When Thomas Edison patented the first practical light bulb in 1879, the American inventor gave humans a way to artificially light spaces – and changed the world forever.
Since then, engineers and designers have stretched their imaginations to design lighting systems that not only show us the way, but also influence our thoughts and actions.
“Factors such as color temperature and color rendering of a light source affect how we experience a space,” said Jim McCarthy, senior market specialist for Eaton’s lighting division. “For example, in a bright room, children tend to be high-energy; dimming the lights may slow them down.”
Dimming the lights to relax a roomful of rowdy children might sound simple, but there’s much more to the science of lighting and how it can be used to influence feelings.
Why does lighting have such a powerful effect on mood?
Retail stores and restaurants have long used lighting to encourage their customers to behave a certain way. “There’s more to grocery store design than putting the milk in the back,” said McCarthy. “Store owners can use lighting design to influence how their customers move through the store – which aisles they visit and how much time they spend in those aisles or spaces.” Department stores are also known for using light to emphasize certain mannequins or expensive items in a jewelry case, or for making a red dress look more dazzling.
Kelvin temperature – the scale that measures the warmth or coolness of the light source – has a particularly strong effect on the look and feel of a space. Warm light, often preferred in hospitality, retail and residential settings, enhances wood tones and warm colors like red, orange and browns, contributing to a sense of calm. On the flip side, office lighting generally has a cooler temperature, because it encourages productivity.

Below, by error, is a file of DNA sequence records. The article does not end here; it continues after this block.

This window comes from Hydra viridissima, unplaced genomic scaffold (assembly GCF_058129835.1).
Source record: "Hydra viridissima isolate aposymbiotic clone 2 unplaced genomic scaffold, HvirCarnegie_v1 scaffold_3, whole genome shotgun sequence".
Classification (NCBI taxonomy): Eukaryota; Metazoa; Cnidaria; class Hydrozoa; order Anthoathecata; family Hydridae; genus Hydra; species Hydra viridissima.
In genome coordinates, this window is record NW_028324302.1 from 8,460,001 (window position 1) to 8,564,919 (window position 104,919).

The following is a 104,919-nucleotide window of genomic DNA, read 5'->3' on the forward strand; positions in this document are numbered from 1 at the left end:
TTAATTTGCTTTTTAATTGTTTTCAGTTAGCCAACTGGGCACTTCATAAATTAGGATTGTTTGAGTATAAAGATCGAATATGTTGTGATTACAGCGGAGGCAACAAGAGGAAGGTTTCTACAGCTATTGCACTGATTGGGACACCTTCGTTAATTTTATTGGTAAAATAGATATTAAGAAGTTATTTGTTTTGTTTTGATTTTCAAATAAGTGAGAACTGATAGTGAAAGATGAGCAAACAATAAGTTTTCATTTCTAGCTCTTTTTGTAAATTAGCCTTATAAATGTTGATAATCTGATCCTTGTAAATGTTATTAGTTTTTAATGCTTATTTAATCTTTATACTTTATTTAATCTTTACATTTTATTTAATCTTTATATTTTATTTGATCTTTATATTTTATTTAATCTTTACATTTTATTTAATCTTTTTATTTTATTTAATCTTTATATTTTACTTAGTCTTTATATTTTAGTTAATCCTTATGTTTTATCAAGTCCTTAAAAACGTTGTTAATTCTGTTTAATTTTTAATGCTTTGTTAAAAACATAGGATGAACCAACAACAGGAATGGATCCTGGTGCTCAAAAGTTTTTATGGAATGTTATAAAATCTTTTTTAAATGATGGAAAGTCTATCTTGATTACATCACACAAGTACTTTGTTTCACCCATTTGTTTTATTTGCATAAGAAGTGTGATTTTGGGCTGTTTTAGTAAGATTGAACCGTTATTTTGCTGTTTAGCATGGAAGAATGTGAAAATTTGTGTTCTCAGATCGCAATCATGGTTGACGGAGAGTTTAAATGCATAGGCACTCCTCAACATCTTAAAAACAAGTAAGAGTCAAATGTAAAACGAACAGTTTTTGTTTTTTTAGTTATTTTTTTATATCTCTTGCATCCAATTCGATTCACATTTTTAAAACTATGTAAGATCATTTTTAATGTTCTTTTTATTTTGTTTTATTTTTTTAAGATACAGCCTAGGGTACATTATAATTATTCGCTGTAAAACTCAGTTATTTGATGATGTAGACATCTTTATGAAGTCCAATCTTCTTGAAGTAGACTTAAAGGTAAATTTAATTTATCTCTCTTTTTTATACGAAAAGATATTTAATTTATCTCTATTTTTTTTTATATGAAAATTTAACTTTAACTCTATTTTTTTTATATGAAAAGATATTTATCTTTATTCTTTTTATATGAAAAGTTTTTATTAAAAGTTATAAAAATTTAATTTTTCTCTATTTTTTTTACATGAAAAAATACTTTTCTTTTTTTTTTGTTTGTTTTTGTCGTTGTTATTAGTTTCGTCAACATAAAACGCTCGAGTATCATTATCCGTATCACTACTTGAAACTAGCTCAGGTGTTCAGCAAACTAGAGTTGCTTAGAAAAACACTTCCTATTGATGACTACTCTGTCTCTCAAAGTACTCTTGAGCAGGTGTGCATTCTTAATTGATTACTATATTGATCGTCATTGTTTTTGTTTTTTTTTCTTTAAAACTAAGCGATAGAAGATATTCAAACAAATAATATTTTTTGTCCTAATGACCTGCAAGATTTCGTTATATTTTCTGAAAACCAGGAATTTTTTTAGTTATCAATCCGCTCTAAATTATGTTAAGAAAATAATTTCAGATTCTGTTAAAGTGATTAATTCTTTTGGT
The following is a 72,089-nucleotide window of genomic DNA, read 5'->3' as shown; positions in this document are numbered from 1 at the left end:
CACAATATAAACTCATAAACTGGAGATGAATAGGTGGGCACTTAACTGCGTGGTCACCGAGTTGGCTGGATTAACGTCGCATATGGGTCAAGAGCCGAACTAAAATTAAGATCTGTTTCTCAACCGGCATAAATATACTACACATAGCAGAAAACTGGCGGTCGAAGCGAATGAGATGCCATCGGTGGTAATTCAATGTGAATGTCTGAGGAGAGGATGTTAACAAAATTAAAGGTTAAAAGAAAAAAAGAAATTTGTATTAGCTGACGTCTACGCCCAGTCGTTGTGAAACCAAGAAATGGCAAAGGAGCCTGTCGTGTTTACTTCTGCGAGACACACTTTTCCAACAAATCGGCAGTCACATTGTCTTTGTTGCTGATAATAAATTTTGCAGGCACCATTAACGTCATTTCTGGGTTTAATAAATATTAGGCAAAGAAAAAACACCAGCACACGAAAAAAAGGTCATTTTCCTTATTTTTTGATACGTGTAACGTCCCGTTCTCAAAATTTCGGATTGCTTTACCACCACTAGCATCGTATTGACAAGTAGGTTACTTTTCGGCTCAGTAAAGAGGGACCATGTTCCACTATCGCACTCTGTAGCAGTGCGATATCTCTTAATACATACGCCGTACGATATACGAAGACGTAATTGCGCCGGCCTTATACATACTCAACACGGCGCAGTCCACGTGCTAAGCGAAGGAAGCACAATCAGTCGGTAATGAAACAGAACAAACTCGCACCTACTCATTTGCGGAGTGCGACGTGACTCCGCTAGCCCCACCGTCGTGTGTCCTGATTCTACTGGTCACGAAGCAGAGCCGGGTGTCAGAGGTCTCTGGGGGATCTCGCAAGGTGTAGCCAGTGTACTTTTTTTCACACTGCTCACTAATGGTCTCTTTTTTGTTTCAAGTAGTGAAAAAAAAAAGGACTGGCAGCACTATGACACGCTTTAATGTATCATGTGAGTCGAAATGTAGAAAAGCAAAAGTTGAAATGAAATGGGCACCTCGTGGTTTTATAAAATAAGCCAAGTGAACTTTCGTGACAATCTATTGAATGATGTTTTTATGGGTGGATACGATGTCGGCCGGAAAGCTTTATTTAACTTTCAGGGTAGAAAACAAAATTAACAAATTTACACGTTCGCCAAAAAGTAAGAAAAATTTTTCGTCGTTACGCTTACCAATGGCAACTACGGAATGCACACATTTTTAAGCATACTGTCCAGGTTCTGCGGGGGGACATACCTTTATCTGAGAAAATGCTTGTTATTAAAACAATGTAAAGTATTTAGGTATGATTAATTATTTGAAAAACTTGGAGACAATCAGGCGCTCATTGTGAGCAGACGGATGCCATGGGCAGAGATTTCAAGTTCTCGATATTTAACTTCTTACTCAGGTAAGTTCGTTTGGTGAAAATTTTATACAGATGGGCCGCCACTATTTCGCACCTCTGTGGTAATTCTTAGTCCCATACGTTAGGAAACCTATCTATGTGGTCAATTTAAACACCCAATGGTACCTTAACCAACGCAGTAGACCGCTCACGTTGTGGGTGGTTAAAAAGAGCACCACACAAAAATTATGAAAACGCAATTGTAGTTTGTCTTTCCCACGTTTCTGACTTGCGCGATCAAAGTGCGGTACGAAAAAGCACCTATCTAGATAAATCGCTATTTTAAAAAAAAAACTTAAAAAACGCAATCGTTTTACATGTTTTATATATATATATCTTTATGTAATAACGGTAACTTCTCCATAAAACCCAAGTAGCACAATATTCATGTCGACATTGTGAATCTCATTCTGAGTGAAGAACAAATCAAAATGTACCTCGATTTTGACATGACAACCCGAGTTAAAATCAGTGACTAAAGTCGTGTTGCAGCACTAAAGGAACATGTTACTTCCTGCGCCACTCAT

Also important is color rendering index (CRI), or the measure of how a light source renders the colors of objects in comparison to an ideal or natural light source. “If a light source doesn’t have the optimal CRI, it will not render certain colors well,” said McCarthy. “This can affect our perception of quality.” For instance, a grocery store with lighting that has a CRI in the 70s will cause a beautiful apple to look dingy or dull, leading customers to think twice about buying it. Similarly, a restaurant known for its filet mignon will use warm lighting with a higher CRI in the 90s to bring out the rich reds of the meat – ensuring it looks as good as it tastes. This type of lighting may encourage guests to linger over their meals and order a second glass of wine and dessert.
How can lighting be used to change the way we perceive spaces and objects?
Lighting provides innumerable ways to transform a space – from understated to unmistakable.
In general, there are four ways to light a space:
General lighting, accent lighting, wall wash lighting and task lighting all have distinctly different effects on a space, the way we perceive it and how it makes us feel.
“Compare the ‘big box’ store to the ‘specialty store,’” said McCarthy. “Both retailers sell kitchen appliances and cooking utensils. The big box store is evenly illuminated, with very little contrast, no points of interest, and surface characteristics and textures that appear flat. This type of illumination says you’re getting a bargain. On the other hand, specialty stores may use lighting design techniques to draw attention to certain objects and areas. You can purchase the same stand mixer at either store, but consumers may be willing to spend more for it at the specialty retailer. A well-planned lighting design creates a certain perception of the space and of the products available for sale.”